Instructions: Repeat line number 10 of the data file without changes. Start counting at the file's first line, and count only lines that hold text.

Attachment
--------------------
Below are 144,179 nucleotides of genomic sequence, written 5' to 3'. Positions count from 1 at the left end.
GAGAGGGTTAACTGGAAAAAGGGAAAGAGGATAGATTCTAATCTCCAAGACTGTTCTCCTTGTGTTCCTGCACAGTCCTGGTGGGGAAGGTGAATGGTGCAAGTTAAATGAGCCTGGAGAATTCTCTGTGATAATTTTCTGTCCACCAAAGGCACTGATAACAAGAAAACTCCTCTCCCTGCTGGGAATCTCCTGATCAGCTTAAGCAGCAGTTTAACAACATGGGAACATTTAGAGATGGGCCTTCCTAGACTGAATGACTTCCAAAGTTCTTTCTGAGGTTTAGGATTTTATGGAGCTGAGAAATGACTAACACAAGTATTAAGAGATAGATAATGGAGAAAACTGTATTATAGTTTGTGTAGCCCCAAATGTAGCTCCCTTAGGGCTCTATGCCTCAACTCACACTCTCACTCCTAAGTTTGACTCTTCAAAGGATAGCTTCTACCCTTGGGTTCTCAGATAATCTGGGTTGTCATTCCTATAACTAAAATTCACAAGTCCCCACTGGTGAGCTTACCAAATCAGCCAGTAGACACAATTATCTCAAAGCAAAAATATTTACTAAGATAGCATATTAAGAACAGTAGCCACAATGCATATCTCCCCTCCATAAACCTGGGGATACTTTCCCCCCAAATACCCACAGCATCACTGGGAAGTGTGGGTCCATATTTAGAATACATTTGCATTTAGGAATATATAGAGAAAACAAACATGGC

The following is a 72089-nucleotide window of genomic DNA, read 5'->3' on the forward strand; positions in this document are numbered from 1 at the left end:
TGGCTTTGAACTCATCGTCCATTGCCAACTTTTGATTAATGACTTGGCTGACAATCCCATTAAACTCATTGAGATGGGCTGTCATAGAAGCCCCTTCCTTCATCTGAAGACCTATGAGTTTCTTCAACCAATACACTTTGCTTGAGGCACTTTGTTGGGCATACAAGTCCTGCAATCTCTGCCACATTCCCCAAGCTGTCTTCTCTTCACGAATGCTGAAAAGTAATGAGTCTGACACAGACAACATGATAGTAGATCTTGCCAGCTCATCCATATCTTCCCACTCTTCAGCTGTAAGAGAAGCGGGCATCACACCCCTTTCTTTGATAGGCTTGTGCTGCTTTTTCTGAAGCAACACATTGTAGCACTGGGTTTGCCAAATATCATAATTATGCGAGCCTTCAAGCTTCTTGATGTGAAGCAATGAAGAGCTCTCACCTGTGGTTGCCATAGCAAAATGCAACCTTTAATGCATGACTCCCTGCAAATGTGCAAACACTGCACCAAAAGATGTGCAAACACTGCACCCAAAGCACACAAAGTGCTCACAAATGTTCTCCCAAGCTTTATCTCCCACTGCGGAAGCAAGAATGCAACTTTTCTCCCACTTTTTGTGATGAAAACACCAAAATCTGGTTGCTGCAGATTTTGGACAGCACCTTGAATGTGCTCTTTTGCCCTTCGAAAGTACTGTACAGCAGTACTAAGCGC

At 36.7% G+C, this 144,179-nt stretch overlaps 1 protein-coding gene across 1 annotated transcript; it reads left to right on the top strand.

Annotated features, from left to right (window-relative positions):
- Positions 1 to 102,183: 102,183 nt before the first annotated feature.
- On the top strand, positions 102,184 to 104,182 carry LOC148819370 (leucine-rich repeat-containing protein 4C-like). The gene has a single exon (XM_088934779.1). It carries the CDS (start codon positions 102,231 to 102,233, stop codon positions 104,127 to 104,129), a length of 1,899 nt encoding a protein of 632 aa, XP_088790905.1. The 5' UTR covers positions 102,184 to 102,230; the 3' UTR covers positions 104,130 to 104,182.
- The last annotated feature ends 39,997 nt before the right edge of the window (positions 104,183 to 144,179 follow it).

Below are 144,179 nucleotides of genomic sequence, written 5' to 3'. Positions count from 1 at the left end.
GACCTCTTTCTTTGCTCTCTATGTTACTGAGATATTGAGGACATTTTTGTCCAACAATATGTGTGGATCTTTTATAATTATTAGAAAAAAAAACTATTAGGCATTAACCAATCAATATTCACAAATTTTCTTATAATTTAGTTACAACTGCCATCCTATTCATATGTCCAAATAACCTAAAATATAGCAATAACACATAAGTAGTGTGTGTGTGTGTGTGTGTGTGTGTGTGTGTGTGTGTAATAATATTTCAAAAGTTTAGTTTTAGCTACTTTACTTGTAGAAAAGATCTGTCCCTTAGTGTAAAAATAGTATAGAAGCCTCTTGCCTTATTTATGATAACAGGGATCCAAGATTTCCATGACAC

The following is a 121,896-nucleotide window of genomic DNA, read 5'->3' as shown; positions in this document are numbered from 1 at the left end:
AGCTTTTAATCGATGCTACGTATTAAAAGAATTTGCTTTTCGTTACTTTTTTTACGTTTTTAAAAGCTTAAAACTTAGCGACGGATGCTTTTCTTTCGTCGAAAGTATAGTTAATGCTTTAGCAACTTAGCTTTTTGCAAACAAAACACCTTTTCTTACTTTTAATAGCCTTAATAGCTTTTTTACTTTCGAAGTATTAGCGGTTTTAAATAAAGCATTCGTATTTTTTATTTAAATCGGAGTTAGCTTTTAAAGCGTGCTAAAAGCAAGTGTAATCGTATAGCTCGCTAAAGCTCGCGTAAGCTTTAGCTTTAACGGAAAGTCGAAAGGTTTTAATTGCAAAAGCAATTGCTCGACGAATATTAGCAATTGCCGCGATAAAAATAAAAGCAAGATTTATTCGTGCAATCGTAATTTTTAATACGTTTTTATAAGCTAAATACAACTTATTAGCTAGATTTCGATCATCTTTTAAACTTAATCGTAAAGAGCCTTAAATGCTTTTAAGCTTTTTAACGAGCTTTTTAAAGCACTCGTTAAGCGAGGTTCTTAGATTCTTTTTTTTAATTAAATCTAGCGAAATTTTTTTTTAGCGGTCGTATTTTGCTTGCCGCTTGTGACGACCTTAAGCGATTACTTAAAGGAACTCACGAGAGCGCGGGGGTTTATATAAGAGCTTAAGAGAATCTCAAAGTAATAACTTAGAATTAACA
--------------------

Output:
Below are 144,179 nucleotides of genomic sequence, written 5' to 3'. Positions count from 1 at the left end.